Let me tell you a bit about Homeschool Share and how I use their resources with my kids. Homeschool Share is a website that’s chock full of homeschooling resources for a wide range of ages. I typically use them for finding the “fun” stuff – primarily lap books – for the younger kids. It was founded in 2004 by Ami, a homeschooling mom of two boys. She initially started it as a forum of sorts, where other homeschool moms could post unit studies they’d written for their own families in order to share and bless others. It quickly exploded, and there are now hundreds of unit studies, lap books, and printables – all available for free. The site is organized by subject, but there’s a search feature too, in case you want to find something specific for your child to learn about (as was the case with Dragonfly and giraffes). If you scroll down on the homepage, you can find the age breakdown of the resources (as opposed to the subject breakdown in the menu bar at the top). It’s really quite simple to poke around, and you’re almost guaranteed to find something you can use. The only “fee” for using the resources is signing up for the email list, but Ami isn’t one to spam your inbox every day.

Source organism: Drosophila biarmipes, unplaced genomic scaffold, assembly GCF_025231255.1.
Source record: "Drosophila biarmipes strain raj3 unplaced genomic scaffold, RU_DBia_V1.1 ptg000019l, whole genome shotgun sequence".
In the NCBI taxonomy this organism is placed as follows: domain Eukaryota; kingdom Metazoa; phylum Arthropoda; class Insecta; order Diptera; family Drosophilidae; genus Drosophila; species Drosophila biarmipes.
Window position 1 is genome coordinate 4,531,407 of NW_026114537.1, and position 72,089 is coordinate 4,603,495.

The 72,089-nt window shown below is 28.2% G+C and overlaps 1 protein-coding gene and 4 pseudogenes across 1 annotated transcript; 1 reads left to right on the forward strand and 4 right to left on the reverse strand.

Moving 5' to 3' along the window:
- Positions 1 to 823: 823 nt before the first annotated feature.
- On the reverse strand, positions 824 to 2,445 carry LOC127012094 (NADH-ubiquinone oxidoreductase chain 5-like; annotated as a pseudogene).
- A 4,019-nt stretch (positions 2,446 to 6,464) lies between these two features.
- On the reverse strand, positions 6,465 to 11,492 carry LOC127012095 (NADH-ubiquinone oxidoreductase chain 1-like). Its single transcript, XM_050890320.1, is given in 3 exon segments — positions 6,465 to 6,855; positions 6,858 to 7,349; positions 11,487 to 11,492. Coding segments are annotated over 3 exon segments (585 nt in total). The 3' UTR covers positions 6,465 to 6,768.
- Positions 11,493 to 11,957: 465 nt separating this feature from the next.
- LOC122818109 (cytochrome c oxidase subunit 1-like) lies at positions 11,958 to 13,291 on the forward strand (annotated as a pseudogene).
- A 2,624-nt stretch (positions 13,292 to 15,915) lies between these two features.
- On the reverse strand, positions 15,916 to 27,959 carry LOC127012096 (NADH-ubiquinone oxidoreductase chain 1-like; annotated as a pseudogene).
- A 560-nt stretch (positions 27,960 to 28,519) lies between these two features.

The giraffes lap book is perfect for a kindergarten student. It’s got 18 pages of mini books (some of them take up more than one page of printing; if I remember correctly, it was 15 mini books total). The entire study is self-contained, with the exception of additional books, which are, of course, optional especially in the digital age. But all the information you need to complete the mini books are included in the first couple of pages of the unit study, so for a basic, generic understanding of giraffes you don’t need anything more. The pages are black and white, which is perfect for allowing your child to color in all the giraffes. Some of them are already shaded, so there’s less to color on those mini books, making them ideal for the days when you don’t have quite as long to work.